Sunday, February 6, 2011

Chapter 37

In the fall of 1945, we had arranged for a 30 day leave. The leave was in October and November which are the months for hunting in Utah. Before leaving Texas, I had written home and asked the family to send me a deer rifle. I had already collected a couple of shot guns and a W.R.F. 22. This was going to be a vacation dedicated to hunting. I had worked hard with my young pointer pup to get her trained to where I could control her and she would retrieve. So with 2 sons, a dog, and Sybil, I loaded everything into our Chevrolet and started North, arriving in Utah well before the beginning of the deer season.

Deer season is a big event in Utah, and most everyone going hunting at the season opener and it had become a social event as well as a hunt.  The Bryson Clan always hunted in a little valley about 30 miles northwest of Eureka, Utah. This was to be my first hunt with the clan. When I was home, I was too busy with football or farming to go and now I had been away 5 years in the service.

When we arrived I was told that Red, my brother-in-law, had a gun for me. Being eager to get the gun and do some practicing, I drove to Santaquin, 6 miles away, to get it. This was 1945 and no civilian hardware of any kind was available so I expected a secondhand gun of some kind. However, I got a brand new Winchester model 70 that had been made in prewar period and hidden in some dealer’s back room for the duration. Red had found it and talked the dealer into selling it to me. It cost a whopping $97.00, which was quite a bunch then. I couldn’t let Red down and besides I was tickled as a kid with a new toy.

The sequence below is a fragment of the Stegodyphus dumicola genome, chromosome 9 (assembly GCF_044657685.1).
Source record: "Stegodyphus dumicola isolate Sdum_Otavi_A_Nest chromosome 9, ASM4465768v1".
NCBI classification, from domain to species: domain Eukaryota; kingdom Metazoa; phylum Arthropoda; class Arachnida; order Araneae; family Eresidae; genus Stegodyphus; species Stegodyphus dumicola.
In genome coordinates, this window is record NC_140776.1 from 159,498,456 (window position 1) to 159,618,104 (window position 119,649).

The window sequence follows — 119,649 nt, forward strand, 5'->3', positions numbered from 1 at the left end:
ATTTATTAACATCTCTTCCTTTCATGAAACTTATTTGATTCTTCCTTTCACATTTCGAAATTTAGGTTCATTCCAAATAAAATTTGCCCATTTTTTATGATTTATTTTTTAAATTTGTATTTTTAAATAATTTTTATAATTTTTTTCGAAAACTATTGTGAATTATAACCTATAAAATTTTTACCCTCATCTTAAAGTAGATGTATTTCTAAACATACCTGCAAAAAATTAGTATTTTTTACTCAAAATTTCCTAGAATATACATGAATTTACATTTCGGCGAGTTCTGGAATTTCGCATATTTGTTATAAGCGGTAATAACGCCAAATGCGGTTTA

The day before the season opened we took a horse in the truck and my two oldest brothers, Dick and Merl, my nephews, their sons, both named Glen, and I went to the desert to hunt. We were the advance party and others would join us later. When we arrived at Little Valley we unloaded the horse and she helped us pull the truck over the last ridge. There at the spring were more of the groups of hunters that hunted the valley. Three families hunted the valley: the Brooks, the Robinsons, and the Brysons. My oldest brother, Dick, had opened the first road into the valley with Wes Robinson. Wes was now the marshal of Eureka, Utah, and Dick was his deputy.

When we parked at the spring, Dick told me and another fellow to fetch a pair of bed springs he kept out at the valley. When we went to pick them up, up pops Wes. He hadn’t seen me for five or six years when I was a skinny 130 pound kid. Now I stood 6 feet and weighed 215 pounds. Wes said, “Those belong to Dick Bryson and you leave them alone.” We knew Wes, but he didn’t recognize us. So we just grunted and kept on walking. He charged over and got in front of me and was ready to whip me right there. Only Wes was about 140 pounds soaking wet. Things were getting interesting when Dick looked up and hollered over to see what the trouble was. Then Wes recognized me. He was out of his weight class, but the little guy was willing to try.